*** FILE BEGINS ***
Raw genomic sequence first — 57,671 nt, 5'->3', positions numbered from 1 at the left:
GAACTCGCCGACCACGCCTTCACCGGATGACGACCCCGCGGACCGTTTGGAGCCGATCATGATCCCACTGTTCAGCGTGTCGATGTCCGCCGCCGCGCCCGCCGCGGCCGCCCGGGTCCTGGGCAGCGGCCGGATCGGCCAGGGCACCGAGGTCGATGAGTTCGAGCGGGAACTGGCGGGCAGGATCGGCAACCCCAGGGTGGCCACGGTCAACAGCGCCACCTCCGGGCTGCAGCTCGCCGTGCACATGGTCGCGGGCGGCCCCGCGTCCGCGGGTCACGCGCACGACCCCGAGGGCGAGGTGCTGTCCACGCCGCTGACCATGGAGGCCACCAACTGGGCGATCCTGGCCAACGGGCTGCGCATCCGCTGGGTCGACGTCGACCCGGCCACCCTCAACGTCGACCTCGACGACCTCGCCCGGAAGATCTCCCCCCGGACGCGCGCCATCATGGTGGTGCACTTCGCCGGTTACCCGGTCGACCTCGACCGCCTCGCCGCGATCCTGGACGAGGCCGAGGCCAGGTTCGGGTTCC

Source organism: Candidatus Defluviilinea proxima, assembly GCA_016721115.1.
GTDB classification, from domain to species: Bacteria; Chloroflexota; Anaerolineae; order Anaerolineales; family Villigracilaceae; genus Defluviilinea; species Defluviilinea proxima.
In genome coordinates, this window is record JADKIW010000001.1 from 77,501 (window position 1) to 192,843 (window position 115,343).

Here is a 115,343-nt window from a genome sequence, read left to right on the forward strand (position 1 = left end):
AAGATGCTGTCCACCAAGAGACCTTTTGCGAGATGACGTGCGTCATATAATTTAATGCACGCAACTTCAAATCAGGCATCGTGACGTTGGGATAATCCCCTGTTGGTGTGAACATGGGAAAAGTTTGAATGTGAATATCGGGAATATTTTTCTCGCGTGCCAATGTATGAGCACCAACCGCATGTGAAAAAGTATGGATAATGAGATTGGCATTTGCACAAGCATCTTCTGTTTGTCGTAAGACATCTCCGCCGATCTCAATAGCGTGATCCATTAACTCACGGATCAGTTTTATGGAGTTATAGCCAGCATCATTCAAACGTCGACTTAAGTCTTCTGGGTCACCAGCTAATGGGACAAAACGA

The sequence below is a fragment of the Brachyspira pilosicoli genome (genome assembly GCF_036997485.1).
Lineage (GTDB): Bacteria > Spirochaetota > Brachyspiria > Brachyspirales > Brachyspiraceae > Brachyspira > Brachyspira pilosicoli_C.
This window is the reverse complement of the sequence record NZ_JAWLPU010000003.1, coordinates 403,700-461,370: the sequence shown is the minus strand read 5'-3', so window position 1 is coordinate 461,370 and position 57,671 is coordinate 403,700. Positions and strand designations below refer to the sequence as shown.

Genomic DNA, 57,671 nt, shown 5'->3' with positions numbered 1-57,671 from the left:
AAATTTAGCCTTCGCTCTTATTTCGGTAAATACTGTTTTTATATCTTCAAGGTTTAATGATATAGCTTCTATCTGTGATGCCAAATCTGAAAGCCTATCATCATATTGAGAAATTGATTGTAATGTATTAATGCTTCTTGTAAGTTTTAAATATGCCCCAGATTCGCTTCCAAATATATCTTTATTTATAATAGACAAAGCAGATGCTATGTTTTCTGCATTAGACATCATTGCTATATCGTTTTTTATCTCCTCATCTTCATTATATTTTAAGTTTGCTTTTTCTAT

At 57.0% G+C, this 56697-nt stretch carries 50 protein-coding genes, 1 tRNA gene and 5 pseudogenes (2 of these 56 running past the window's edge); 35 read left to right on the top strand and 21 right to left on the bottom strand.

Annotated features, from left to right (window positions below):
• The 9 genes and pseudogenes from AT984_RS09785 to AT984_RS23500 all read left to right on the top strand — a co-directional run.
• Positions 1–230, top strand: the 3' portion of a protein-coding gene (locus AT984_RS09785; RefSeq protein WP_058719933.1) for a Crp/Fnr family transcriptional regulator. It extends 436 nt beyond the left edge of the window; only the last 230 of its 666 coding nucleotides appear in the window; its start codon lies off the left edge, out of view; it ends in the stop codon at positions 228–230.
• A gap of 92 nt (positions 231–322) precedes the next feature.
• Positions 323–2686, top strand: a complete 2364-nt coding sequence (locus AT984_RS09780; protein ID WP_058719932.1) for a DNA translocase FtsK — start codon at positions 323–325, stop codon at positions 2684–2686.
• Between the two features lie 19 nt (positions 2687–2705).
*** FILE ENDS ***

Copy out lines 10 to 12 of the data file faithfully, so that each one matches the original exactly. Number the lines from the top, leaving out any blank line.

This window is the reverse complement of the sequence record NZ_JAWLPU010000003.1, coordinates 403,700-461,370: the sequence shown is the minus strand read 5'-3', so window position 1 is coordinate 461,370 and position 57,671 is coordinate 403,700. Positions and strand designations below refer to the sequence as shown.

Genomic DNA, 57,671 nt, shown 5'->3' with positions numbered 1-57,671 from the left:
AAATTTAGCCTTCGCTCTTATTTCGGTAAATACTGTTTTTATATCTTCAAGGTTTAATGATATAGCTTCTATCTGTGATGCCAAATCTGAAAGCCTATCATCATATTGAGAAATTGATTGTAATGTATTAATGCTTCTTGTAAGTTTTAAATATGCCCCAGATTCGCTTCCAAATATATCTTTATTTATAATAGACAAAGCAGATGCTATGTTTTCTGCATTAGACATCATTGCTATATCGTTTTTTATCTCCTCATCTTCATTATATTTTAAGTTTGCTTTTTCTAT